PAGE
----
The motivation for doing it that way is that otherwise, you may get undesirable side effects. Consider

bar = foo.reverse()

If reverse (which reverses the list in-place) would also return the list, users may think that reverse returns a new list which gets assigned to bar, and never notice that foo also gets modified. By making reverse return None, they immediately recognize that bar is not the result of the reversal, and will look more close what the effect of reverse is.

Answered By: Martin v. Löwis

Python’s mostly implementing a pragmatically tinged flavor of command-query separation: mutators return None (with pragmatically induced exceptions such as pop😉 so they can’t possibly be confused with accessors (and in the same vein, assignment is not an expression, the statement-expression separation is there, and so forth).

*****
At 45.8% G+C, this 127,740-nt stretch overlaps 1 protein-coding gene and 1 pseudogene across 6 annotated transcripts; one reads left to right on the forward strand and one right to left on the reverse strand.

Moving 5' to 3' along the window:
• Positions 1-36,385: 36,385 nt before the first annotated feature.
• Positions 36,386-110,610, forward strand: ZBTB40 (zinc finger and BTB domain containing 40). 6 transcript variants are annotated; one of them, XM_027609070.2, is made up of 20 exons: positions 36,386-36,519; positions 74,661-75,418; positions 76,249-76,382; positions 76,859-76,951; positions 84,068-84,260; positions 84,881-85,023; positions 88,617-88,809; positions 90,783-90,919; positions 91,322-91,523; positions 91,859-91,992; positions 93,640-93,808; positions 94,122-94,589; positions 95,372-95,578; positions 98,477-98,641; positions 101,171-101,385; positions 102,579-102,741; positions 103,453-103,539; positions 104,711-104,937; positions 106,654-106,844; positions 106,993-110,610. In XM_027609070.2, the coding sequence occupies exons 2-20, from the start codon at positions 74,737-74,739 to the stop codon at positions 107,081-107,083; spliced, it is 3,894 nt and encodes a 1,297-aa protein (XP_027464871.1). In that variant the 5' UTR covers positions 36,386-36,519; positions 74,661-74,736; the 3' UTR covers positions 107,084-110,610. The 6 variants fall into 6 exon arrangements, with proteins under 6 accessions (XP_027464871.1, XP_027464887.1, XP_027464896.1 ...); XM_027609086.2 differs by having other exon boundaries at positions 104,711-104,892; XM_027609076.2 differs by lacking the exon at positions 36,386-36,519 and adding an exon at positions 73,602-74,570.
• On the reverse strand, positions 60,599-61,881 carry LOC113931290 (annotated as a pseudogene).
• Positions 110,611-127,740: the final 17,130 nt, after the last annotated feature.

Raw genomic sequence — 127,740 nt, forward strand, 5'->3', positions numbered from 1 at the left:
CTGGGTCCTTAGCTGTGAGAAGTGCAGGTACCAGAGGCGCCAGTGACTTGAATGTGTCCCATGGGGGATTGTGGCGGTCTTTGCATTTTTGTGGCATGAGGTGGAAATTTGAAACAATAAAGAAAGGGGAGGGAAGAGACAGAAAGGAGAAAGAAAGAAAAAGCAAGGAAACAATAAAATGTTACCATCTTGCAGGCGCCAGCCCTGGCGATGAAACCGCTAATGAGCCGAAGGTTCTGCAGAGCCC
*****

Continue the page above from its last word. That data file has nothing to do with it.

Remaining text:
That doesn’t mean there aren’t a lot of ways to merge things up when you really want, e.g., dict(a, **award_dict) makes a new dict much like the one you appear to wish .update returned — so why not use THAT if you really feel it’s important?

Edit: btw, no need, in your specific case, to create a along the way, either:

dict(name=name, description=desc % count, points=points, parent_award=parent,

creates a single dict with exactly the same semantics as your a.update(award_dict) (including, in case of conflicts, the fact that entries in award_dict override those you’re giving explicitly; to get the other semantics, i.e., to have explicit entries “winning” such conflicts, pass award_dict as the sole positional arg, before the keyword ones, and bereft of the ** form — dict(award_dict, name=name etc etc).

Answered By: Alex Martelli
>>> dict_merge = lambda a,b: a.update(b) or a
>>> dict_merge({'a':1, 'b':3},{'c':5})
{'a': 1, 'c': 5, 'b': 3}

Note that as well as returning the merged dict, it modifies the first parameter in-place. So dict_merge(a,b) will modify a.